MR. MOORE: We did have a lot of (indiscernible) board members. We still have one or two. That's the biggest thing. And I was fortunate enough, I live in a four-county corner. I don't really have a home county or a home district. And that helped me, because I didn't really feel like I had to protect Polk County or Butler County or York County or Seward County, because I was in all four of them all the time. So that helped me in that point of view. The other guys said, “Well, I'm from York County.” “I'm from Clay County. I got to watch out.” Well, you can't on this board. You're elected at large. You got to represent at large. And I've hammered that from, of course, Maurice Kremer and Ray Burke gave me the lecture early. I had a couple pretty good mentors there, too. I had Ray lead me by the hand and Maurice patting me on the back. Sometimes a little lower when I needed it, in a nice way.
So I was really lucky to be a young guy and have guys like that that I was comfortable talking to. Hans Jensen was a pretty long thinker, too. And Mel Kuska could teach you a lesson or two about politics, too.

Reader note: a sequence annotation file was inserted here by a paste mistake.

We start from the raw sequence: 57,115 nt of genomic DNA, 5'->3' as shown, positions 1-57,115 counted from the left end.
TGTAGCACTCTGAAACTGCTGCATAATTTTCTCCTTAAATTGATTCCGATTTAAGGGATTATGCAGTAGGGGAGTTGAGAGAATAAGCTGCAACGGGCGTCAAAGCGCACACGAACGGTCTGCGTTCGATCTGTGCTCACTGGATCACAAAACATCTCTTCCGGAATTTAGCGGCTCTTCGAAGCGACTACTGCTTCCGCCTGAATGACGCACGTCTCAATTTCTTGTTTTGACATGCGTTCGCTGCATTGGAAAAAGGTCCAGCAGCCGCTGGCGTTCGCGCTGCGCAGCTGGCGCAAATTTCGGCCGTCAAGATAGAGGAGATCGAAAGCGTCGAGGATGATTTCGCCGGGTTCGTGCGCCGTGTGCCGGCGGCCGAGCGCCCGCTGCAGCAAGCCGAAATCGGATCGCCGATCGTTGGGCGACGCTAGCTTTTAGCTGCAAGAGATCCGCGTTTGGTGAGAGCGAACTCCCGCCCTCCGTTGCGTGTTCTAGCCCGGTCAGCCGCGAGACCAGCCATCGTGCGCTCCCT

MR. TURNBULL: Hans Jensen had been the mayor of Aurora. And Kuska was from east of Geneva.
MR. MOORE: Mel worked for International Harvester for years. But Mel could teach you a thing or two about how to get a motion taken care of.
MR. TURNBULL: He was a parliamentary procedure expert.
MR. MOORE: (Indiscernible) a lesson one time.
MR. TURNBULL: Yeah, tell him about that one.
MR. MOORE: Roy came in and he was against reuse pits and water things in general. So Roy got the board excited. Roy's a good talker.
MR. TURNBULL: You're talking about Roy Stuer (phonetic).
MR. MOORE: Yeah, but Roy could get people excited. But, you know, I always got along with Roy, because I just -- I could handle him. (Indiscernible) later. But anyway, Roy (indiscernible) so Kuska got the list down and he says, “Hmmm, Roy.” He said, “I think you got a pretty good motion, but, you know, this one over here,” he said, “don't you think that's worth leaving in?” “Yeah, that's a pretty good one. Okay, I move we put that one back.” And then we talked a little bit and Mel says, “I've been looking, Roy. You know, this one over here, you know, that don't look too -- don't you” -- “Yeah, I suppose. I would put that back.” We finally get down, there's three pieces left in this proposal that's still on the list to take out. And Roy goes, “Just put them all back in.” (Indiscernible).
And Mel had never raised his voice and never argued with Roy at all. He just kind of keep visiting and changing the subject. “Yeah, that looks okay.”
MR. TURNBULL: Yeah, Mel was slick that way.